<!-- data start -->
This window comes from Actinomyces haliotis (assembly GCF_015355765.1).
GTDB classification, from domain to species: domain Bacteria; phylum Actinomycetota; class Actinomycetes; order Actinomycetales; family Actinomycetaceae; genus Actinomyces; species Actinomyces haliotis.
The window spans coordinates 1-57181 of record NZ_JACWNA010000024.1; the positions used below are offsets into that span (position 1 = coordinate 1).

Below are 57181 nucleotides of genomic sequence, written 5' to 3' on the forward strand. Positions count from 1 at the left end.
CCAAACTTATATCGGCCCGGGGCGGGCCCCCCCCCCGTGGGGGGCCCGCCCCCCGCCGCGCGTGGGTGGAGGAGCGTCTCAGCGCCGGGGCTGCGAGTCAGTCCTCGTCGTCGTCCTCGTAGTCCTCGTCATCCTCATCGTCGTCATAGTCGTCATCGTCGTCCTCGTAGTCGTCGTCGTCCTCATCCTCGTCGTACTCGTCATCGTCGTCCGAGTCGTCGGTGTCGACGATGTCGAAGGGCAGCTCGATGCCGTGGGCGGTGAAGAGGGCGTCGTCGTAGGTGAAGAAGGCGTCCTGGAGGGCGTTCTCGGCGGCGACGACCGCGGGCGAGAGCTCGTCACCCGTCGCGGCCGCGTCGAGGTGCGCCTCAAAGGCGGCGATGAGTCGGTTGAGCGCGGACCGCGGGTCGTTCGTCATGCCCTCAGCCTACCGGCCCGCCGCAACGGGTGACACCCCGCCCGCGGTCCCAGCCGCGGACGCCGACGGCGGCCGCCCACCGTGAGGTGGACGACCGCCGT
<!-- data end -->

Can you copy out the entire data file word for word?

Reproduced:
This window comes from Actinomyces haliotis (assembly GCF_015355765.1).
GTDB classification, from domain to species: domain Bacteria; phylum Actinomycetota; class Actinomycetes; order Actinomycetales; family Actinomycetaceae; genus Actinomyces; species Actinomyces haliotis.
The window spans coordinates 1-57181 of record NZ_JACWNA010000024.1; the positions used below are offsets into that span (position 1 = coordinate 1).

Below are 57181 nucleotides of genomic sequence, written 5' to 3' on the forward strand. Positions count from 1 at the left end.
CCAAACTTATATCGGCCCGGGGCGGGCCCCCCCCCCGTGGGGGGCCCGCCCCCCGCCGCGCGTGGGTGGAGGAGCGTCTCAGCGCCGGGGCTGCGAGTCAGTCCTCGTCGTCGTCCTCGTAGTCCTCGTCATCCTCATCGTCGTCATAGTCGTCATCGTCGTCCTCGTAGTCGTCGTCGTCCTCATCCTCGTCGTACTCGTCATCGTCGTCCGAGTCGTCGGTGTCGACGATGTCGAAGGGCAGCTCGATGCCGTGGGCGGTGAAGAGGGCGTCGTCGTAGGTGAAGAAGGCGTCCTGGAGGGCGTTCTCGGCGGCGACGACCGCGGGCGAGAGCTCGTCACCCGTCGCGGCCGCGTCGAGGTGCGCCTCAAAGGCGGCGATGAGTCGGTTGAGCGCGGACCGCGGGTCGTTCGTCATGCCCTCAGCCTACCGGCCCGCCGCAACGGGTGACACCCCGCCCGCGGTCCCAGCCGCGGACGCCGACGGCGGCCGCCCACCGTGAGGTGGACGACCGCCGT